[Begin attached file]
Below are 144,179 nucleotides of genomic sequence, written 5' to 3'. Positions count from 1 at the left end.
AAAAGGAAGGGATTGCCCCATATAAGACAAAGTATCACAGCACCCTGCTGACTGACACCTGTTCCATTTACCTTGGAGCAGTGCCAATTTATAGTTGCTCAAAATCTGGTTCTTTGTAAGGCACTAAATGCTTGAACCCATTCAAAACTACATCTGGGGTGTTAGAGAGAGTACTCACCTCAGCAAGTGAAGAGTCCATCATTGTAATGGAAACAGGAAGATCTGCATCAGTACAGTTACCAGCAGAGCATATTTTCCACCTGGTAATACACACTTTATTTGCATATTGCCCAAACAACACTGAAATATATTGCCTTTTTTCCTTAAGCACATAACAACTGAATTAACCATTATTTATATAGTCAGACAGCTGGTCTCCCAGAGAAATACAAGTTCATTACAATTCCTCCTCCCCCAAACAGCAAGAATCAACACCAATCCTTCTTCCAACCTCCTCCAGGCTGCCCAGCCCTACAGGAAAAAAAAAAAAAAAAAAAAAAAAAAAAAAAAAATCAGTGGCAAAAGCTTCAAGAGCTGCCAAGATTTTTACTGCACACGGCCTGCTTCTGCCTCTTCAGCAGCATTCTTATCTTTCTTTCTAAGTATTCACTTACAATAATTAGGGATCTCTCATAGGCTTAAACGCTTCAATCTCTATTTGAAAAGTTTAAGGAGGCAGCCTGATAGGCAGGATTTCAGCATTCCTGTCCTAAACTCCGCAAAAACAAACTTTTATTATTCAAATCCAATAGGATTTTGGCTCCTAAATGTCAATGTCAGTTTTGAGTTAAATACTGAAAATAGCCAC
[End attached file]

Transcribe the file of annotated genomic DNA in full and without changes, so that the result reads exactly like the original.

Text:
Below are 144,179 nucleotides of genomic sequence, written 5' to 3'. Positions count from 1 at the left end.
AAAAGGAAGGGATTGCCCCATATAAGACAAAGTATCACAGCACCCTGCTGACTGACACCTGTTCCATTTACCTTGGAGCAGTGCCAATTTATAGTTGCTCAAAATCTGGTTCTTTGTAAGGCACTAAATGCTTGAACCCATTCAAAACTACATCTGGGGTGTTAGAGAGAGTACTCACCTCAGCAAGTGAAGAGTCCATCATTGTAATGGAAACAGGAAGATCTGCATCAGTACAGTTACCAGCAGAGCATATTTTCCACCTGGTAATACACACTTTATTTGCATATTGCCCAAACAACACTGAAATATATTGCCTTTTTTCCTTAAGCACATAACAACTGAATTAACCATTATTTATATAGTCAGACAGCTGGTCTCCCAGAGAAATACAAGTTCATTACAATTCCTCCTCCCCCAAACAGCAAGAATCAACACCAATCCTTCTTCCAACCTCCTCCAGGCTGCCCAGCCCTACAGGAAAAAAAAAAAAAAAAAAAAAAAAAAAAAAAAAATCAGTGGCAAAAGCTTCAAGAGCTGCCAAGATTTTTACTGCACACGGCCTGCTTCTGCCTCTTCAGCAGCATTCTTATCTTTCTTTCTAAGTATTCACTTACAATAATTAGGGATCTCTCATAGGCTTAAACGCTTCAATCTCTATTTGAAAAGTTTAAGGAGGCAGCCTGATAGGCAGGATTTCAGCATTCCTGTCCTAAACTCCGCAAAAACAAACTTTTATTATTCAAATCCAATAGGATTTTGGCTCCTAAATGTCAATGTCAGTTTTGAGTTAAATACTGAAAATAGCCAC